Rethinking the Role of Capital Markets in Enabling Social Progress
Friday, April 20, 2012
Earlier this week at theGlobal Philanthropy Forum, Tracy Palandjian, CEO of Social Finance, Inc., served on a panel discussion around the challenges and opportunities of impact investing. In the below interview with Tracy, we discussed her career trajectory, the first-ever social impact bond in the United Kingdom and its potential to be replicated in the United States, and much more.
A nonprofit dedicated to connecting the social sector with the capital markets, Social Finance structures innovative investment instruments which generate both a beneficial social impact and a financial return. The Social Impact Bond, which is core to Social Finance’s current work, has been recognized for its potential in providing innovative financing solutions to some of the most persistent social problems in the US and globally.
Rahim Kanani: How did you first get involved with the intersection of investment capital and social change?
Tracy Palandjian: I started my career in the private sector: private equity in Hong Kong (where I grew up), at McKinsey in New York, Wellington Management in Boston and most recently the Parthenon Group in Boston, where I worked for a dozen years and where I led the Nonprofit Practice to bring the consulting framework and private sector tools to some of the most committed and innovative organizations in the social sector.
Of course, fundraising is always the biggest challenge for nonprofits. Having straddled the private and nonprofit sectors, I was always frustrated that I couldn’t leverage my investment background for the benefit of my foundation and nonprofit clients or my board work. All that changed around 2008 when I met Sir Ronald Cohen, one of the founders of Social Finance in the UK and the US, who worked with me to co-author a report with UK-based Bridges Ventures on the impact investing industry. That project convinced me to rethink the role of the capital markets in enabling social progress, and to explore the opportunity and the need to connect investment capital and the nonprofit sector. Leaving the private sector to co-found Social Finance in the US with Sir Ronald and David Blood (of Generation Investment Management) has been one of my most important life decisions.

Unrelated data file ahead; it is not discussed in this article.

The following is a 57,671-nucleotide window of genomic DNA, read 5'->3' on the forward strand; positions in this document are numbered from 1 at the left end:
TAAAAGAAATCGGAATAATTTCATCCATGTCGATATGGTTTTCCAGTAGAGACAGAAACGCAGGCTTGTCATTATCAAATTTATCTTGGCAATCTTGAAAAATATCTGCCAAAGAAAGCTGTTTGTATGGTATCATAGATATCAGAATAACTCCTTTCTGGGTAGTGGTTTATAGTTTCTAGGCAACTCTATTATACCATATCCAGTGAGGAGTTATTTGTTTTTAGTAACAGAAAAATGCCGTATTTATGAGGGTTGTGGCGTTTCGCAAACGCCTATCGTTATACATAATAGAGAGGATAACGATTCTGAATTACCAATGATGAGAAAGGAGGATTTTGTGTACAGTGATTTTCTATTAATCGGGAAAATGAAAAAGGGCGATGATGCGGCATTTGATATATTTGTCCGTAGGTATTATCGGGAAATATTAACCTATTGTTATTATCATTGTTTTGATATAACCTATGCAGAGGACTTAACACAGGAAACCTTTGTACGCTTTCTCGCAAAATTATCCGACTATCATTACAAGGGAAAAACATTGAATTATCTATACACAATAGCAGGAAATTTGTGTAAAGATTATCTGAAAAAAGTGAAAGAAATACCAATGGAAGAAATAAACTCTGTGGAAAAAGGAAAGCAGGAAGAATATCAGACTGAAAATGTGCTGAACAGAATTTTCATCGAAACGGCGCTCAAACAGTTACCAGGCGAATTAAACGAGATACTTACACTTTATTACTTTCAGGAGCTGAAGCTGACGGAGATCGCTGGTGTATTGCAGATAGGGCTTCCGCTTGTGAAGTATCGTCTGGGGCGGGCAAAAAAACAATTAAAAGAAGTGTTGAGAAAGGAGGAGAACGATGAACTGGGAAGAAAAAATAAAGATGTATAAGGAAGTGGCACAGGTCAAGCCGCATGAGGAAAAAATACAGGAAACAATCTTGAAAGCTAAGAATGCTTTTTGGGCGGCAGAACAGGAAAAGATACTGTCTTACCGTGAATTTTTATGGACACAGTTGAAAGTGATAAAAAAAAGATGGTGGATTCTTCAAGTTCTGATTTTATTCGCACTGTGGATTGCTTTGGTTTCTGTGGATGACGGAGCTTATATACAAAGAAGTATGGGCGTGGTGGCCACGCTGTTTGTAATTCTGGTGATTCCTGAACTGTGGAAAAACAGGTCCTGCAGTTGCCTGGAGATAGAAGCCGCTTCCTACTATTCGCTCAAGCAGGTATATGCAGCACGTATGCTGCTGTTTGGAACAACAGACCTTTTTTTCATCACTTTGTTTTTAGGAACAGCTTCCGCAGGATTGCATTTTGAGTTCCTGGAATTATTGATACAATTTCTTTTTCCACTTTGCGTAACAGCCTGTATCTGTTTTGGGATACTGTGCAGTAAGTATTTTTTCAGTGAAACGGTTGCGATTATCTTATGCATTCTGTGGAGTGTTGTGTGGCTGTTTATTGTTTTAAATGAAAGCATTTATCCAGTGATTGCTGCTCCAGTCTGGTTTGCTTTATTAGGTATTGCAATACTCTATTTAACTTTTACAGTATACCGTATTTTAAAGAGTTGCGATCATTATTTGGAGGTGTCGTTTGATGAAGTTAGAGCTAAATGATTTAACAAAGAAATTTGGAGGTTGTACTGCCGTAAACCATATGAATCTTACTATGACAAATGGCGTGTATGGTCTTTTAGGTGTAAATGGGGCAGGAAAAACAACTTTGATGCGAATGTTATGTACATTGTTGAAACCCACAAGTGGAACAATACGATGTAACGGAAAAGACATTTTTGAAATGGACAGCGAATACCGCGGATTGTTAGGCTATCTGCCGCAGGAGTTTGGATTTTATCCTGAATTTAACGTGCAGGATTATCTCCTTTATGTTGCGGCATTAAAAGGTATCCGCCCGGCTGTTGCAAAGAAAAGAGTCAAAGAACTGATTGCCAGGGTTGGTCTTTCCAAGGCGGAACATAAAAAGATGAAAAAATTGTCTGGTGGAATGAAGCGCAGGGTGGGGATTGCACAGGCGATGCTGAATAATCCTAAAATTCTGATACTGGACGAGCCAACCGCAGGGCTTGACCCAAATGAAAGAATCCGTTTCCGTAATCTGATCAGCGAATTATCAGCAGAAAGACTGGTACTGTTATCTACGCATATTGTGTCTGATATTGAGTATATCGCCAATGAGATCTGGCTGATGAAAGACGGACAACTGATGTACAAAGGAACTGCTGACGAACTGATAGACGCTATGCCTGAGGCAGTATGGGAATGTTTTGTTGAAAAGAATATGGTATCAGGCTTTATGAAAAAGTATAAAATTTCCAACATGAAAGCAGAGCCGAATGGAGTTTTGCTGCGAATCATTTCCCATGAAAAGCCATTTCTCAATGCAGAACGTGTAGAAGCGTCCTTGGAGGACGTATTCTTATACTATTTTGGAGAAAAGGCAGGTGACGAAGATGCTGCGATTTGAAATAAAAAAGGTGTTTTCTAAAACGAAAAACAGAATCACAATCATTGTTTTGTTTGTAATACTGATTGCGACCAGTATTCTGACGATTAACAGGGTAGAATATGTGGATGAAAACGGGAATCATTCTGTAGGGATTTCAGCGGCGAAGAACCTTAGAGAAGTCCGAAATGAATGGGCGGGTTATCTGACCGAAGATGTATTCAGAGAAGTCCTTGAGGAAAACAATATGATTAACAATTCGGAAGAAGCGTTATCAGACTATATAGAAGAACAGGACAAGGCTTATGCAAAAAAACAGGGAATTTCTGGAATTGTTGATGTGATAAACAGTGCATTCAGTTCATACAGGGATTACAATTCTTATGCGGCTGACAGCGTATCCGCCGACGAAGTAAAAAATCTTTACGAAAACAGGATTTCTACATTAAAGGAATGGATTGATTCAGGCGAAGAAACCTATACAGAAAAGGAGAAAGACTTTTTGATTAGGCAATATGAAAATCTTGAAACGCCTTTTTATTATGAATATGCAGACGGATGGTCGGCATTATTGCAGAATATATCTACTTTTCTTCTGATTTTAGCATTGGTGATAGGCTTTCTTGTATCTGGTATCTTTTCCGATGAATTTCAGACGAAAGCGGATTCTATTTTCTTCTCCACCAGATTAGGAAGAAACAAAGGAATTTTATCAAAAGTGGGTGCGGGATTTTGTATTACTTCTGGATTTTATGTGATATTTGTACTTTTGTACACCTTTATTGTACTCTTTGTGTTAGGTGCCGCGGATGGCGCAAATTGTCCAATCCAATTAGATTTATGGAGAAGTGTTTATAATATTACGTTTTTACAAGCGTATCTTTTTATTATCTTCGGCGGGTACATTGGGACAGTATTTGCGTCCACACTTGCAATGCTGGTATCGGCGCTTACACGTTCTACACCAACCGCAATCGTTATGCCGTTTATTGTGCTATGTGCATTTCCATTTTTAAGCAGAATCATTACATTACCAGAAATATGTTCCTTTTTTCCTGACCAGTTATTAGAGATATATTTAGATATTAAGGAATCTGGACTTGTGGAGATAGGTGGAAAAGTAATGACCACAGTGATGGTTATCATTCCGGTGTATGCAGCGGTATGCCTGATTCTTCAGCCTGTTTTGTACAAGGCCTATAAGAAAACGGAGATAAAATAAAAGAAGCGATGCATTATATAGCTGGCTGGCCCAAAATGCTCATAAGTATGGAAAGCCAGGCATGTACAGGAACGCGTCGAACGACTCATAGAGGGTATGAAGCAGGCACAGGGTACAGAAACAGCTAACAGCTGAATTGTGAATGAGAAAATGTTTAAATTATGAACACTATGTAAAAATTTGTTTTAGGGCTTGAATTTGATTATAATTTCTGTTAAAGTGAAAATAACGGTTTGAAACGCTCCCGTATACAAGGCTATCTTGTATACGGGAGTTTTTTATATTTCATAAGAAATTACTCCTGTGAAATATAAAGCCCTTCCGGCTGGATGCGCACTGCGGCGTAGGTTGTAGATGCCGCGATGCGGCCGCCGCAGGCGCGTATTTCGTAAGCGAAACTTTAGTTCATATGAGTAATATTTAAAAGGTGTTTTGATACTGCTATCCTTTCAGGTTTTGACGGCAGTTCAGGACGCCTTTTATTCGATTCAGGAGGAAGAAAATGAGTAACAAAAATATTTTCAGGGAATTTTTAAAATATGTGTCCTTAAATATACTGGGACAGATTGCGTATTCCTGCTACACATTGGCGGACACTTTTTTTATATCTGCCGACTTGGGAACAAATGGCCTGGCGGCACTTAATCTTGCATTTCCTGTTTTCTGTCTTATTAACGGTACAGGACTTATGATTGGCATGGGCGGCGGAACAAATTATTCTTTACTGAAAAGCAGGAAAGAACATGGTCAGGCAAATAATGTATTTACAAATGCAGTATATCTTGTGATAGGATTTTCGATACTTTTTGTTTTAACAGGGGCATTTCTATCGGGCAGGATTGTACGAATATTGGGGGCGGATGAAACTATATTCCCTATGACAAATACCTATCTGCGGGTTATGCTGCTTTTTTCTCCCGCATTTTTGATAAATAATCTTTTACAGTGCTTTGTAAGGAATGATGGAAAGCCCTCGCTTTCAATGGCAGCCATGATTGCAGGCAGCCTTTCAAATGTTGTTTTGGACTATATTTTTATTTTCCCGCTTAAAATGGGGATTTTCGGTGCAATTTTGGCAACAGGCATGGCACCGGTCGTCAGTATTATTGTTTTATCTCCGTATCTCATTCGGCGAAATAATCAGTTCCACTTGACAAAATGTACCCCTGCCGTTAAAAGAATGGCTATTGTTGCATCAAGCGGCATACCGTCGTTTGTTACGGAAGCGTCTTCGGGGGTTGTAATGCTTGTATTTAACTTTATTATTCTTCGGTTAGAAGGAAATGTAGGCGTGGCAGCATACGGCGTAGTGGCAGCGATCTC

Rahim Kanani: Having worked quite closely with Social Finance UK, which launched the first social impact bond in the fall of 2010, what was the nature of this bond and how did it perform?
Tracy Palandjian: The basic objective was to see if private investors could fund and expand nonprofit prevention programs in order to reduce government spending around remediation services. The starting point was the Peterborough prison outside of London, which houses offenders serving sentences of 12 months or less. When the prisoners are released, they typically have no job prospects, little community support, unreliable housing, and substance abuse problems, and they receive virtually no government support. Not surprisingly, about 60% of them are back in jail within 12 months.
The U.K. Ministry of Justice signed an 8-year contract that required Social Finance to raise about $8 million for established nonprofit organizations to provide reentry services for 3,000 prisoners. If this initiative reduces re-offending by 7.5% or more, the government will use a portion of their net savings to repay investors. If the project fails to achieve the predefined metrics, the investors lose their entire investment. Hence, the risk of failure is transferred away from government to private investors, who are more able to price and bear that risk.
Shifting the financial risk away from government also provides investors (and Social Finance as the intermediary) incentives to deliver prevention programs that reduce the need for more expensive incarceration and give these ex-offenders a much better chance at reintegrating into society. We won’t know if the programs are working until 2014 when we start getting data about recidivism rates. At this point, Social Finance is working with the prison and the charities to enroll participants and deliver effective services.